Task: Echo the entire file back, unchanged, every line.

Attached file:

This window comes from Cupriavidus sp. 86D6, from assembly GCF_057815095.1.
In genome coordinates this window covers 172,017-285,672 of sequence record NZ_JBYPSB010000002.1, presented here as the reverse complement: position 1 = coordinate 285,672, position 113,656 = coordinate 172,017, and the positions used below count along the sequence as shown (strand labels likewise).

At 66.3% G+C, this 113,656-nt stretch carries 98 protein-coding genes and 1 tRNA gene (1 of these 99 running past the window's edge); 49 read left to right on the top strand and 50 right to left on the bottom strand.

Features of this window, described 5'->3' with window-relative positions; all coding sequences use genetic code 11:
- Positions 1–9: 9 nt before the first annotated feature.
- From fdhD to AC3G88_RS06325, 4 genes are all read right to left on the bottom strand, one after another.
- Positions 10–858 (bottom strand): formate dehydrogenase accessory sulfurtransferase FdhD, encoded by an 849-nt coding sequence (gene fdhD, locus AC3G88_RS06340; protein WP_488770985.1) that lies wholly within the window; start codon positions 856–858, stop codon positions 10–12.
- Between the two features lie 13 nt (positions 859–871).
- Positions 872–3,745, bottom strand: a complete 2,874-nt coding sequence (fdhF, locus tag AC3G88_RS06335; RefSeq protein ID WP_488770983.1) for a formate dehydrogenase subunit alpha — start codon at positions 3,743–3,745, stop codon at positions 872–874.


This window comes from Cupriavidus sp. 86D6, from assembly GCF_057815095.1.
In genome coordinates this window covers 172,017-285,672 of sequence record NZ_JBYPSB010000002.1, presented here as the reverse complement: position 1 = coordinate 285,672, position 113,656 = coordinate 172,017, and the positions used below count along the sequence as shown (strand labels likewise).

At 66.3% G+C, this 113,656-nt stretch carries 98 protein-coding genes and 1 tRNA gene (1 of these 99 running past the window's edge); 49 read left to right on the top strand and 50 right to left on the bottom strand.

Features of this window, described 5'->3' with window-relative positions; all coding sequences use genetic code 11:
- Positions 1–9: 9 nt before the first annotated feature.
- From fdhD to AC3G88_RS06325, 4 genes are all read right to left on the bottom strand, one after another.
- Positions 10–858 (bottom strand): formate dehydrogenase accessory sulfurtransferase FdhD, encoded by an 849-nt coding sequence (gene fdhD, locus AC3G88_RS06340; protein WP_488770985.1) that lies wholly within the window; start codon positions 856–858, stop codon positions 10–12.
- Between the two features lie 13 nt (positions 859–871).
- Positions 872–3,745, bottom strand: a complete 2,874-nt coding sequence (fdhF, locus tag AC3G88_RS06335; RefSeq protein ID WP_488770983.1) for a formate dehydrogenase subunit alpha — start codon at positions 3,743–3,745, stop codon at positions 872–874.